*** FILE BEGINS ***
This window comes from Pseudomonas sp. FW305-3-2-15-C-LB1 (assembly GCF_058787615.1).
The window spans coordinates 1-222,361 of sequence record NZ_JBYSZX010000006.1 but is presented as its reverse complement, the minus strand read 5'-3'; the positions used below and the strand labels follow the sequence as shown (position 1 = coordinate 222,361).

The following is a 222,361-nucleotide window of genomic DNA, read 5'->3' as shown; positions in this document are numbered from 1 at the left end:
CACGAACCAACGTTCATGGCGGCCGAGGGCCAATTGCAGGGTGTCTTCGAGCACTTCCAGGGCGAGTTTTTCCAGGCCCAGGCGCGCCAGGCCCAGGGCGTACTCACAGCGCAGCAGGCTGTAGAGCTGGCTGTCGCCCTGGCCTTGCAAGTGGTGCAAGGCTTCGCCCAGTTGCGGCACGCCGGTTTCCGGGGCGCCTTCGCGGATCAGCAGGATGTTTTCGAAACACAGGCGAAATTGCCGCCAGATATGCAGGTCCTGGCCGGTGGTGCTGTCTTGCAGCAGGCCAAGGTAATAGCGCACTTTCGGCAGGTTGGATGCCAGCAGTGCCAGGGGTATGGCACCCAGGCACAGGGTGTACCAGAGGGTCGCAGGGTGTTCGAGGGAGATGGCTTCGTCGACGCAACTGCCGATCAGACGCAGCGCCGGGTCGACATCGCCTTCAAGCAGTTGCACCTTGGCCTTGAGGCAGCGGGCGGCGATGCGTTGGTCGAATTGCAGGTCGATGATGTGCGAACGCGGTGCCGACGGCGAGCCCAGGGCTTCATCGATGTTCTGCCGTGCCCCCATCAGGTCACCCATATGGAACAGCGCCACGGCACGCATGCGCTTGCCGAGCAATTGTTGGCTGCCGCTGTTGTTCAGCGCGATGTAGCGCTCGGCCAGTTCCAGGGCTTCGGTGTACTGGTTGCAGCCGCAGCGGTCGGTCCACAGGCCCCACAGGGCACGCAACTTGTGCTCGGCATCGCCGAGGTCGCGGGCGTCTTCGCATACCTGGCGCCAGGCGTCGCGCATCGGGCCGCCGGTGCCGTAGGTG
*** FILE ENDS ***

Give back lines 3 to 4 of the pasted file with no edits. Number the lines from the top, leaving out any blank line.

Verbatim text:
The following is a 222,361-nucleotide window of genomic DNA, read 5'->3' as shown; positions in this document are numbered from 1 at the left end:
CACGAACCAACGTTCATGGCGGCCGAGGGCCAATTGCAGGGTGTCTTCGAGCACTTCCAGGGCGAGTTTTTCCAGGCCCAGGCGCGCCAGGCCCAGGGCGTACTCACAGCGCAGCAGGCTGTAGAGCTGGCTGTCGCCCTGGCCTTGCAAGTGGTGCAAGGCTTCGCCCAGTTGCGGCACGCCGGTTTCCGGGGCGCCTTCGCGGATCAGCAGGATGTTTTCGAAACACAGGCGAAATTGCCGCCAGATATGCAGGTCCTGGCCGGTGGTGCTGTCTTGCAGCAGGCCAAGGTAATAGCGCACTTTCGGCAGGTTGGATGCCAGCAGTGCCAGGGGTATGGCACCCAGGCACAGGGTGTACCAGAGGGTCGCAGGGTGTTCGAGGGAGATGGCTTCGTCGACGCAACTGCCGATCAGACGCAGCGCCGGGTCGACATCGCCTTCAAGCAGTTGCACCTTGGCCTTGAGGCAGCGGGCGGCGATGCGTTGGTCGAATTGCAGGTCGATGATGTGCGAACGCGGTGCCGACGGCGAGCCCAGGGCTTCATCGATGTTCTGCCGTGCCCCCATCAGGTCACCCATATGGAACAGCGCCACGGCACGCATGCGCTTGCCGAGCAATTGTTGGCTGCCGCTGTTGTTCAGCGCGATGTAGCGCTCGGCCAGTTCCAGGGCTTCGGTGTACTGGTTGCAGCCGCAGCGGTCGGTCCACAGGCCCCACAGGGCACGCAACTTGTGCTCGGCATCGCCGAGGTCGCGGGCGTCTTCGCATACCTGGCGCCAGGCGTCGCGCATCGGGCCGCCGGTGCCGTAGGTG